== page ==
How to be the Perfect Passenger


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When to Power Down:
— When is cell use ok? To entertain or direct others in the car.
— When is it not ok? For lengthy personal calls, unless it’s urgent; in which case, politely ask the other passengers or driver if they would mind.
— Volume check? If someone is being too loud, say you have a headache.

Traveling with Children:
— Confronting seat kickers? If you’re in a car, suggest the child could be restless and perhaps stopping for a walk or to get a snack could be the answer. If you’re on plane, politely confront the parent saying you need rest, to continue your journey.
— Surviving a crying/ rowdy child? If you’re traveling by car, suggest a game or audiobook for the child. If you are on a plane, feel free to speak with the flight attendant and ask her to politely speak with the parent.
— What if that child is yours and you’re being berated by other passengers over it? It’s your responsibility to discipline your child; request to pull over if you need to do this privately.

That awkward moment when a Passenger is:
– Hitting on you? Ok so you cant escape like you can at a bar, but if they are persistent, feel free to kick em’ to the curb (not literally)
— Boozing? When your license is at risk, you have every right to ask you passenger straight up to wait until their destination to pop the holiday cheer.
– Falling asleep on you? Turn on the radio!
— Talking non-stop? Again…turn on the radio!

Get Comfortable, But Not Too Comfortable:
— When to go to sleep if you’re a car passenger? It’s fine to nap, but let the driver know as if your both drowsy, it can be dangerous. Also plan ahead checkpoints so they know what to stay alert for.
— When personal grooming crosses the line – i.e: toe clipping, nail clipping, perfume spraying, is make-up ok? It’s never ok to groom in public. Take your make-up bag into a rest area or toilet stop area if you must.
— Is it ever ok to go shoeless while traveling? Shoeless is one thing sock-less is another; the best option is sneakers of comfortable driving shoes… AND NO FEET ON THE DASH!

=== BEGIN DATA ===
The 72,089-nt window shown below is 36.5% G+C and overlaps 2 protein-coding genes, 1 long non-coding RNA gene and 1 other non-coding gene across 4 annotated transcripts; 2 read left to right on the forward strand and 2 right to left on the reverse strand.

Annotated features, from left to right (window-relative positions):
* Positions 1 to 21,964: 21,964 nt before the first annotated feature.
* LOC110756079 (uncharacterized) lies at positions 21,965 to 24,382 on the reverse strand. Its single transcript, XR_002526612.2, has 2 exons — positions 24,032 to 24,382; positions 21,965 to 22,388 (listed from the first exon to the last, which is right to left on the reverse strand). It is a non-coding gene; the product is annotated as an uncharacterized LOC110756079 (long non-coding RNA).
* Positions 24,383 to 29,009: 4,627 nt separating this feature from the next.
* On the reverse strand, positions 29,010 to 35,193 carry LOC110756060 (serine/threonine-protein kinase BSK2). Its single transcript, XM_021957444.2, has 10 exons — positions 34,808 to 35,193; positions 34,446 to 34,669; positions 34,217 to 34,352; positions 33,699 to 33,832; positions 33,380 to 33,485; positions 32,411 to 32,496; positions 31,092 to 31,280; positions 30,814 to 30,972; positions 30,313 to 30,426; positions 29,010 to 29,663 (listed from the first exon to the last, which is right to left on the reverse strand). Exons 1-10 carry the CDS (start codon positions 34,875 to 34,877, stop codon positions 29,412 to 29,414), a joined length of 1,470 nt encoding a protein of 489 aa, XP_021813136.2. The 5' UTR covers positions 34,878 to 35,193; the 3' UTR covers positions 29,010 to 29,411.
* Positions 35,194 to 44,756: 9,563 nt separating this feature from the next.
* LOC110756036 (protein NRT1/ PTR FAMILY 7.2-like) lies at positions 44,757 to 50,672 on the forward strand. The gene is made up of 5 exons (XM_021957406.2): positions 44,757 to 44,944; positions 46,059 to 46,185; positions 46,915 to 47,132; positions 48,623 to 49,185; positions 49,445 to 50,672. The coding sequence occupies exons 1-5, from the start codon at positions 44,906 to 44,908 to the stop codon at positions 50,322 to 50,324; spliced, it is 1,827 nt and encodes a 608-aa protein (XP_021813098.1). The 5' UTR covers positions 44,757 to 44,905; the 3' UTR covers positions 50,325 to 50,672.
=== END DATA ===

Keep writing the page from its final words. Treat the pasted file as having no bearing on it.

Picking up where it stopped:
Watch What You Eat:
–Eating Smelly/ Messy Foods – Try and avoid these “in the car” as smells can last for weeks!

Driving Me Crazy (when you’re the passenger in a car):
— Diffusing Road Rage – Give em’ a stick of gum, turn on the radio or tell a joke!
— Confronting your speeding driver – When your life is at risk, or the lives of other passengers, you have every right to confront your driver & ask them to slow down; your’e life is more important than arriving at your destination a few minutes early.
— Confronting a distracted driver on phone or texting? Offer to assist or take over their communication so they can concentrate on driving. In fact don’t be afraid to INSIST; your life is more important than a text message!

Flexible Flights

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Option #1: The 24-hour purchase rule may help. A Department of Transportation rule requires airlines to provide a grace period of 24 hours to change your flight, without a penalty.

Option #2: Lock in the fare. The Fare Lock program (offered by airlines like United) allows you to hold your flight for up to three days for as little as $7 or $8. American Airlines recently introduced a similar option called Extended Hold, which allows you to hold your flight for up to a week for under $15.

Option #3: Book on Southwest Airlines, which is proudly the only US carrier to allow passengers to change their flights free of charge.

Option #4: Become an elite flyer (with perks that can include waived change fees) Or consider buying flight insurance – but do not buy without reading all the fine print, as insurance will only do you good if it covers what you need it to cover.